Irvin’s campaign has also been under fire for actions deemed as corrupt by outsiders, such as the busing of apparently paid voters to influence the numbers of the Lake County GOP straw poll, as well as surrogates being accused of attempting to rig local endorsement votes.

Irvin is being challenged from the right by several candidates. Among them is Jesse Sullivan, a venture capitalist and 5th generation Illinoisan from Petersburg, located in central Illinois. Sullivan, an Irish Catholic, is seeking to emulate conservative governors like Ron DeSantis in Florida and Glenn Youngkin in Virginia.

While Sullivan is an outsider and lacks statewide party support, he has seen notable support from law enforcement, and over 20 county sheriffs and states attorneys are backing his campaign. Sullivan is also being backed by the Lake County GOP. Financially, he is mostly self-funded. Like other candidates, questions regarding Sullivan’s voting record and his service as an army civilian in Afghanistan have been brought up by voters.

Also from the right of the Republican aisle is state senator Darren Bailey. Bailey is from Xenia in deep southern Illinois, where most of his support base is also from, and is considered to be the most “Trumpist” of the candidates in the GOP field for governor, focusing mainly on election integrity and abortion.

Bailey is being backed by several pro-life groups as well as Jeanne Ives, who challenged Gov. Bruce Rauner from the right in the 2018 gubernatorial election. Financially, Bailey is being backed by conservative Lake Forest-based billionaire Richard Uihlein, who has donated extensively to Trump and other Republicans in the past. Just like the other candidates, Bailey has been faced with skepticism over his voting record.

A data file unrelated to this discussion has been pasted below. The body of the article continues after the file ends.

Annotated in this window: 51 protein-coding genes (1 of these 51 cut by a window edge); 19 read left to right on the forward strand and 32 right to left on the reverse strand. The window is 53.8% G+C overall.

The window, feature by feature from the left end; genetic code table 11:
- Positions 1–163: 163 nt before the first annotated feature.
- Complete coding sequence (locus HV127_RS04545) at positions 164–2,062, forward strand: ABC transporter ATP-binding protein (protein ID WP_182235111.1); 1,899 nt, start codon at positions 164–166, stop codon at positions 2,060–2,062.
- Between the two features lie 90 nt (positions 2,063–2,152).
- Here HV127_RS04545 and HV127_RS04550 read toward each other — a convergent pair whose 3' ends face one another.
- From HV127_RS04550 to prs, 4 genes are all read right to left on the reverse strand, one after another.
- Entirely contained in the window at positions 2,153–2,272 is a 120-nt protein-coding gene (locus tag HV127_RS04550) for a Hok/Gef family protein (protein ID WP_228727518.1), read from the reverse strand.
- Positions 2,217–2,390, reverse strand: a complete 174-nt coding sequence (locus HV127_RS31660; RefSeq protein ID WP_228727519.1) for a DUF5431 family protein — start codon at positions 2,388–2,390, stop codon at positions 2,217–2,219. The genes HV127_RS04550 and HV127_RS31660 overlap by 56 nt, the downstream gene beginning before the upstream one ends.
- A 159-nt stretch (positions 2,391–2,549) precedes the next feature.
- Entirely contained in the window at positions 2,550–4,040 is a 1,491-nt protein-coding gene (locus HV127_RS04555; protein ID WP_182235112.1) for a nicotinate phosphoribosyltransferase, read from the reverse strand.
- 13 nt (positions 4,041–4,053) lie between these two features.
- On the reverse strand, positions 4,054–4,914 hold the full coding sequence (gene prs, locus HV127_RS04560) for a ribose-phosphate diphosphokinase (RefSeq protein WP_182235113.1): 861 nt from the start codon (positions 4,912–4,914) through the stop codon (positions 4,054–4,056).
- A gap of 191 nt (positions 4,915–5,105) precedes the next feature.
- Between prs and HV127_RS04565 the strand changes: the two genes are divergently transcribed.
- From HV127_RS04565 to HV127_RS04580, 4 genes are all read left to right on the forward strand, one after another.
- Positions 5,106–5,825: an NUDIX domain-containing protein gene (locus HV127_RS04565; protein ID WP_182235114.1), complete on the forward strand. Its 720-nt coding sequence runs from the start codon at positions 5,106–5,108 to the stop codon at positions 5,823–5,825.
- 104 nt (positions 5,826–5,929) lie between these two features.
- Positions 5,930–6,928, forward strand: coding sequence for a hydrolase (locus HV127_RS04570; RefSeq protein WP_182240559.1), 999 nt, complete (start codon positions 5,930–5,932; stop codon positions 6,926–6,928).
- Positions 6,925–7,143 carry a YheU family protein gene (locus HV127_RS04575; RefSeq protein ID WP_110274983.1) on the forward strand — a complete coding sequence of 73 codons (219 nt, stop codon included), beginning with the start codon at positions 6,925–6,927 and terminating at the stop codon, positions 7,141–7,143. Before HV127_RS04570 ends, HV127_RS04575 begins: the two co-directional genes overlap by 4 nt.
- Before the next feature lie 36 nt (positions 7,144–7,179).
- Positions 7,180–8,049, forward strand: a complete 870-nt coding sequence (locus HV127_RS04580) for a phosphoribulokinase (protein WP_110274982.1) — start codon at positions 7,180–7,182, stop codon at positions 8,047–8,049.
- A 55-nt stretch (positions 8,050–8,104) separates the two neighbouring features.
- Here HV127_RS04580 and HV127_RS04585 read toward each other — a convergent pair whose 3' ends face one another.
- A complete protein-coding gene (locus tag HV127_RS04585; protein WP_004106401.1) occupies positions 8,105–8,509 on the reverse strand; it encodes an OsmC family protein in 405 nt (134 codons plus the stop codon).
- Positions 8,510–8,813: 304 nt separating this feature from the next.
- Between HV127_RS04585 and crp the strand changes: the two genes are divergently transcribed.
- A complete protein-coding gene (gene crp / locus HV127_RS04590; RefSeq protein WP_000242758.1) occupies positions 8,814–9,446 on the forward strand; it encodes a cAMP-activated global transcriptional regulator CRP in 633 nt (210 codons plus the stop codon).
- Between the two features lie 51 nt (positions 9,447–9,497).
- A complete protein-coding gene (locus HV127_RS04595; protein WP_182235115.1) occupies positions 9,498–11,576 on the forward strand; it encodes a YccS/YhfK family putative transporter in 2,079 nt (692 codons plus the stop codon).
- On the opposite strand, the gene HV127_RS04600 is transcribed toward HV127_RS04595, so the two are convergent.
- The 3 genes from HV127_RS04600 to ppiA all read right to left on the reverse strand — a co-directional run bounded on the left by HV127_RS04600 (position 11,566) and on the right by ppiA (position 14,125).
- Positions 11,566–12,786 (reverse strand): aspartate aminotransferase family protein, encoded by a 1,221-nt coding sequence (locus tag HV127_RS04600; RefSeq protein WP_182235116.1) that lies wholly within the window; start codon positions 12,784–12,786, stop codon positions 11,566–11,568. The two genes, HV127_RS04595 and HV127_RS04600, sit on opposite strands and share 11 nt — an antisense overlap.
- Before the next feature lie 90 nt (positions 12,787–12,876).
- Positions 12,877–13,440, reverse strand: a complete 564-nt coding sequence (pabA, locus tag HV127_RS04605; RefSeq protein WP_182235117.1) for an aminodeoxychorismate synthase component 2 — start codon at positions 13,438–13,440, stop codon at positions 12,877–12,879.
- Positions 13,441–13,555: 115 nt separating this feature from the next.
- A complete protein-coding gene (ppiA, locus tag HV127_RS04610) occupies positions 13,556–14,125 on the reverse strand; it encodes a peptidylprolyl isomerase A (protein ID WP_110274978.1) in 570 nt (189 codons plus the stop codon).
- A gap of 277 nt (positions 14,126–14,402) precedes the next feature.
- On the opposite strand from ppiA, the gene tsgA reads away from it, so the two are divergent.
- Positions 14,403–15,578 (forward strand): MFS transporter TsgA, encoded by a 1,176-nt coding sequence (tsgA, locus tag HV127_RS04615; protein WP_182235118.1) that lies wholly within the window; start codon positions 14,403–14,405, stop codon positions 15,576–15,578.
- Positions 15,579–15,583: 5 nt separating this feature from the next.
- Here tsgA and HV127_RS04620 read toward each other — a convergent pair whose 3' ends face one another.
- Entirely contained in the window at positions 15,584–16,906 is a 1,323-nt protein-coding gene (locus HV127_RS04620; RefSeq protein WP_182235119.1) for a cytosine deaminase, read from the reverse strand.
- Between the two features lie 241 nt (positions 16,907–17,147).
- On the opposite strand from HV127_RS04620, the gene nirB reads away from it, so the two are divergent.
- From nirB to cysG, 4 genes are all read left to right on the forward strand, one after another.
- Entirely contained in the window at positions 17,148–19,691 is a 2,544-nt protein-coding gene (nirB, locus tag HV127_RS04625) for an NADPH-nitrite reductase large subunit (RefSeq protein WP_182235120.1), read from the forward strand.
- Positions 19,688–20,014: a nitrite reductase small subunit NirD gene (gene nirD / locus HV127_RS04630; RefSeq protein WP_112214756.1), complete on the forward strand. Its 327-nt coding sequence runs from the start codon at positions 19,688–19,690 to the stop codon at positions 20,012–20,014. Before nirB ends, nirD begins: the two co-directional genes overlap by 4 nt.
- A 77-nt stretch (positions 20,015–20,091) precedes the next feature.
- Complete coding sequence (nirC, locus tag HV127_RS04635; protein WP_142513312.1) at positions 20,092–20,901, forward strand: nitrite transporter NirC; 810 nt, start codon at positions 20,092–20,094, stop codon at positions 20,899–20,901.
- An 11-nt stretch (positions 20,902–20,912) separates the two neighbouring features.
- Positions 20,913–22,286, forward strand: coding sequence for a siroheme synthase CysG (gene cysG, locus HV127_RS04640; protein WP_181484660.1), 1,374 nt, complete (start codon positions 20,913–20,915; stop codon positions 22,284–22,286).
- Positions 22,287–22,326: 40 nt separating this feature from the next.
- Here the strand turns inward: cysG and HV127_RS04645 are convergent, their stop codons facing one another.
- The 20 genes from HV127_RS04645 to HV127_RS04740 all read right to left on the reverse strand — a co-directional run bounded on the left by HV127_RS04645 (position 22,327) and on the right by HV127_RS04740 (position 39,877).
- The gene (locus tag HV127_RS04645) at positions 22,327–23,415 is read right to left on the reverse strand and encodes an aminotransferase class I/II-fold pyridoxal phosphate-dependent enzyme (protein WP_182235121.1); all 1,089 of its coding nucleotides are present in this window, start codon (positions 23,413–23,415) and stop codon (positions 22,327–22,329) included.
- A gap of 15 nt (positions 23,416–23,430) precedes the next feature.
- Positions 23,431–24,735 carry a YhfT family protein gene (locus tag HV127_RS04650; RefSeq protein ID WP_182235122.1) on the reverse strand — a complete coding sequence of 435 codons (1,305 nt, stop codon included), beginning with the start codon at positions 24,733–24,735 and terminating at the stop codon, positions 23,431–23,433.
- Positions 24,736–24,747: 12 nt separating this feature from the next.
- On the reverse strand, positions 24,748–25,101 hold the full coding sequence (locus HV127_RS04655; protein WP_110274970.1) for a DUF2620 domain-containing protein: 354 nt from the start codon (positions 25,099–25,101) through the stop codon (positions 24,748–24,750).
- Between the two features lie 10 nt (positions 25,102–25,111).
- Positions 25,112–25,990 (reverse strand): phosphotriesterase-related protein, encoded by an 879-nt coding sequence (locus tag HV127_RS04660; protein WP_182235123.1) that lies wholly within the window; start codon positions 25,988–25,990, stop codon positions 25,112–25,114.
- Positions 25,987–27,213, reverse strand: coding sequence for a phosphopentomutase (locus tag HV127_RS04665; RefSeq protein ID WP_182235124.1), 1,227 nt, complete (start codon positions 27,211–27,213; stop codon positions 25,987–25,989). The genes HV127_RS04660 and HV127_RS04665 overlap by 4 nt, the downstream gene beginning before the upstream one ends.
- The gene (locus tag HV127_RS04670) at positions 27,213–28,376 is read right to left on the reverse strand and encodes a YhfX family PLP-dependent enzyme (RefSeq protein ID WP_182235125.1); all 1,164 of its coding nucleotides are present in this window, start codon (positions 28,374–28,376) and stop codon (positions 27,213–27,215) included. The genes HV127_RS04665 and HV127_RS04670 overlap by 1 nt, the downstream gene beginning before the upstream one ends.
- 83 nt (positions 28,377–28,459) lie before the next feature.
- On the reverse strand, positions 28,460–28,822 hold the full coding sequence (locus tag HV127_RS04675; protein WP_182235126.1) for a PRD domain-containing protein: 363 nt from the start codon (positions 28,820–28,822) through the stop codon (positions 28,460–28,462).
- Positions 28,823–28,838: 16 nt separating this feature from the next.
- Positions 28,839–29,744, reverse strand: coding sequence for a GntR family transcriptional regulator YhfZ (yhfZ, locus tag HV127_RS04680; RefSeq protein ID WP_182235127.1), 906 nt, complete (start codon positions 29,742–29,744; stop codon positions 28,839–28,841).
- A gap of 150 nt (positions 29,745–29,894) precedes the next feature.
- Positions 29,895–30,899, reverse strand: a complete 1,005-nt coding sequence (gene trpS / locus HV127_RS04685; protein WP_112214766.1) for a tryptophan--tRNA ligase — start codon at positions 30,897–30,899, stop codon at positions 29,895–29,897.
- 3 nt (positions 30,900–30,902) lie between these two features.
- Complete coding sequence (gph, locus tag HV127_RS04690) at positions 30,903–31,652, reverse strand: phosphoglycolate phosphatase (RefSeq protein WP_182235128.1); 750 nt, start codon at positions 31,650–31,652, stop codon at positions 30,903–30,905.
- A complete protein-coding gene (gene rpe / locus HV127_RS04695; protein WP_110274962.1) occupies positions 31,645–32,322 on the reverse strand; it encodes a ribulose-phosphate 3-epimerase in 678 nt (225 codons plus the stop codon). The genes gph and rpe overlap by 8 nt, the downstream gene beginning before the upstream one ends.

Other candidates include Lake County-based businessman and co-founder of Turning Point USA, Gary Rabine, whose support is mainly confined to Lake, Cook, and McHenry counties, as well as former state senator from southern Illinois Paul Schimpf.

US Senate

The incumbent senator in Illinois that is up for re-election is Democrat Tammy Duckworth, a combat veteran of the Iraq war, who was first elected to the office in 2016 and previously served in the US House of Representatives.

Republican opponents to Duckworth include Kathy Salvi, wife of former Illinois state representative and 90’s Republican institution Al Salvi. Salvi is from Wauconda, and has won several local GOP endorsements in northern Chicagoland.

Also running is Bobby Pitton, a conservative activist who currently resides in Geneva in western Chicagoland, who has gained attention for activism regarding alleged fraud in the 2020 Presidential election.

Other candidates include parent activist Matt Dubiel from Naperville, and veteran and former police officer Peggy Hubbard.

Much less money has been devoted to the senate race as has been the gubernatorial race, mainly because of a Republican strategy focusing on what is seen to be a more winnable governor’s race.

We are already seeing yard signs in our town, and soon more and more political events and displays will pop up across the Lake Forest and Lake Bluff community.

The primary is this June 28. If you are aged 17 but turn 18 by November, you can still vote in the primary election.